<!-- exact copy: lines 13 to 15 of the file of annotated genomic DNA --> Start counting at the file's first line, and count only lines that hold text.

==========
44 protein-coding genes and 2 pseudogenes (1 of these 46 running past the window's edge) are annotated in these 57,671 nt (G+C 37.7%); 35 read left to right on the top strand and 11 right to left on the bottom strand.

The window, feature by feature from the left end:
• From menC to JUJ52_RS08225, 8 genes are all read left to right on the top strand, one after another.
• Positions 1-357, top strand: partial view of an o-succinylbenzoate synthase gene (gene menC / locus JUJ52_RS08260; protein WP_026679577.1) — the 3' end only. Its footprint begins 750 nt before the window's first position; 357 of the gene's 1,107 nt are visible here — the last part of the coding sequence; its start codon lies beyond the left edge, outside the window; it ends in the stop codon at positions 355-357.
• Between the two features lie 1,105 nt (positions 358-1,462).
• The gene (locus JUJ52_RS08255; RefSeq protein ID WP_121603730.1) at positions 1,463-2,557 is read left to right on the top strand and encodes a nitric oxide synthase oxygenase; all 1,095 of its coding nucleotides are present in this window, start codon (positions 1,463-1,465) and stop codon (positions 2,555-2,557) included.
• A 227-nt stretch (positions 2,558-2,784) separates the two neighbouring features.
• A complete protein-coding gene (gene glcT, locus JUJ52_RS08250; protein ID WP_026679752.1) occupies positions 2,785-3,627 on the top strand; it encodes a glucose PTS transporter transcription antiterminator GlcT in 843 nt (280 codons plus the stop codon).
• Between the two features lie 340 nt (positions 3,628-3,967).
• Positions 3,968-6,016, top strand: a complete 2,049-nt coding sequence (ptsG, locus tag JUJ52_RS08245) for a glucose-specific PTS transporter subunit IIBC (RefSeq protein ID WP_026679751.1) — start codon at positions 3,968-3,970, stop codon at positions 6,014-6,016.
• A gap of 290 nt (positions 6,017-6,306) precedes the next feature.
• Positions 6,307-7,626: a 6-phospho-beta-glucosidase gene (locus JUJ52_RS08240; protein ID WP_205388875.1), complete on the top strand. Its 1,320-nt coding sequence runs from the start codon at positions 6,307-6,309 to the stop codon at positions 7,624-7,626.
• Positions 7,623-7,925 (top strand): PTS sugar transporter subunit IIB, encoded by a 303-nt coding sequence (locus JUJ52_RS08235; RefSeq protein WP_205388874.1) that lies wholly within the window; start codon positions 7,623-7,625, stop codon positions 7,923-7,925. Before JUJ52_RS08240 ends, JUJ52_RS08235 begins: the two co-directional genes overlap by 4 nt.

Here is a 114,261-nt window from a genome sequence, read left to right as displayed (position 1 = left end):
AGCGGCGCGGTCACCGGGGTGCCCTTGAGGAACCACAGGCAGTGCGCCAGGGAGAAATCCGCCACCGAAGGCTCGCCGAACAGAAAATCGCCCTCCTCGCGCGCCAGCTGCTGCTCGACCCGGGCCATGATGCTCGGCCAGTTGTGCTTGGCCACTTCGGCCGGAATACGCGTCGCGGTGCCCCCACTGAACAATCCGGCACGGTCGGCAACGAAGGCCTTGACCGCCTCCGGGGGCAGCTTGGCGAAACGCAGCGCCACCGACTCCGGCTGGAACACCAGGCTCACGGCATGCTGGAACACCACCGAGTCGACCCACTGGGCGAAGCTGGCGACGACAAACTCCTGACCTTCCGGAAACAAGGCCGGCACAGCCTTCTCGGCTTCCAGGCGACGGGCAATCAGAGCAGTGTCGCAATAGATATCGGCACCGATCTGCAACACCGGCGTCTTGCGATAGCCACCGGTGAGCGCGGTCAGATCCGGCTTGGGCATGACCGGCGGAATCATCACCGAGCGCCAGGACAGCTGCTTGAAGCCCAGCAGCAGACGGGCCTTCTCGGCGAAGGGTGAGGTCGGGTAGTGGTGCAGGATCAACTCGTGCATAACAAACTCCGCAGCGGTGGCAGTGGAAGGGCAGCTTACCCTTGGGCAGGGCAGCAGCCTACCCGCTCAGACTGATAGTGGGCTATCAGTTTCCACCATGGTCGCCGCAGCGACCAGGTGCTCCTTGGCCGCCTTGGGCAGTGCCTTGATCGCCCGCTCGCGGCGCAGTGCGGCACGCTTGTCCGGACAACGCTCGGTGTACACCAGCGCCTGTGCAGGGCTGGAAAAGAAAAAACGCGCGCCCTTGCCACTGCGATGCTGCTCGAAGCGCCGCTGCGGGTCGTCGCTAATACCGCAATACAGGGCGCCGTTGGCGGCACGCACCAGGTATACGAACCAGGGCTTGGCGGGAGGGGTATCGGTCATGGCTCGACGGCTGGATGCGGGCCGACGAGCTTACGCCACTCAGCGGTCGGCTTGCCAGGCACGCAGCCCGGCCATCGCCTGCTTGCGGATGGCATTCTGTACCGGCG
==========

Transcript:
• Positions 7,623-7,925 (top strand): PTS sugar transporter subunit IIB, encoded by a 303-nt coding sequence (locus JUJ52_RS08235; RefSeq protein WP_205388874.1) that lies wholly within the window; start codon positions 7,623-7,625, stop codon positions 7,923-7,925. Before JUJ52_RS08240 ends, JUJ52_RS08235 begins: the two co-directional genes overlap by 4 nt.

Here is a 114,261-nt window from a genome sequence, read left to right as displayed (position 1 = left end):
AGCGGCGCGGTCACCGGGGTGCCCTTGAGGAACCACAGGCAGTGCGCCAGGGAGAAATCCGCCACCGAAGGCTCGCCGAACAGAAAATCGCCCTCCTCGCGCGCCAGCTGCTGCTCGACCCGGGCCATGATGCTCGGCCAGTTGTGCTTGGCCACTTCGGCCGGAATACGCGTCGCGGTGCCCCCACTGAACAATCCGGCACGGTCGGCAACGAAGGCCTTGACCGCCTCCGGGGGCAGCTTGGCGAAACGCAGCGCCACCGACTCCGGCTGGAACACCAGGCTCACGGCATGCTGGAACACCACCGAGTCGACCCACTGGGCGAAGCTGGCGACGACAAACTCCTGACCTTCCGGAAACAAGGCCGGCACAGCCTTCTCGGCTTCCAGGCGACGGGCAATCAGAGCAGTGTCGCAATAGATATCGGCACCGATCTGCAACACCGGCGTCTTGCGATAGCCACCGGTGAGCGCGGTCAGATCCGGCTTGGGCATGACCGGCGGAATCATCACCGAGCGCCAGGACAGCTGCTTGAAGCCCAGCAGCAGACGGGCCTTCTCGGCGAAGGGTGAGGTCGGGTAGTGGTGCAGGATCAACTCGTGCATAACAAACTCCGCAGCGGTGGCAGTGGAAGGGCAGCTTACCCTTGGGCAGGGCAGCAGCCTACCCGCTCAGACTGATAGTGGGCTATCAGTTTCCACCATGGTCGCCGCAGCGACCAGGTGCTCCTTGGCCGCCTTGGGCAGTGCCTTGATCGCCCGCTCGCGGCGCAGTGCGGCACGCTTGTCCGGACAACGCTCGGTGTACACCAGCGCCTGTGCAGGGCTGGAAAAGAAAAAACGCGCGCCCTTGCCACTGCGATGCTGCTCGAAGCGCCGCTGCGGGTCGTCGCTAATACCGCAATACAGGGCGCCGTTGGCGGCACGCACCAGGTATACGAACCAGGGCTTGGCGGGAGGGGTATCGGTCATGGCTCGACGGCTGGATGCGGGCCGACGAGCTTACGCCACTCAGCGGTCGGCTTGCCAGGCACGCAGCCCGGCCATCGCCTGCTTGCGGATGGCATTCTGTACCGGCG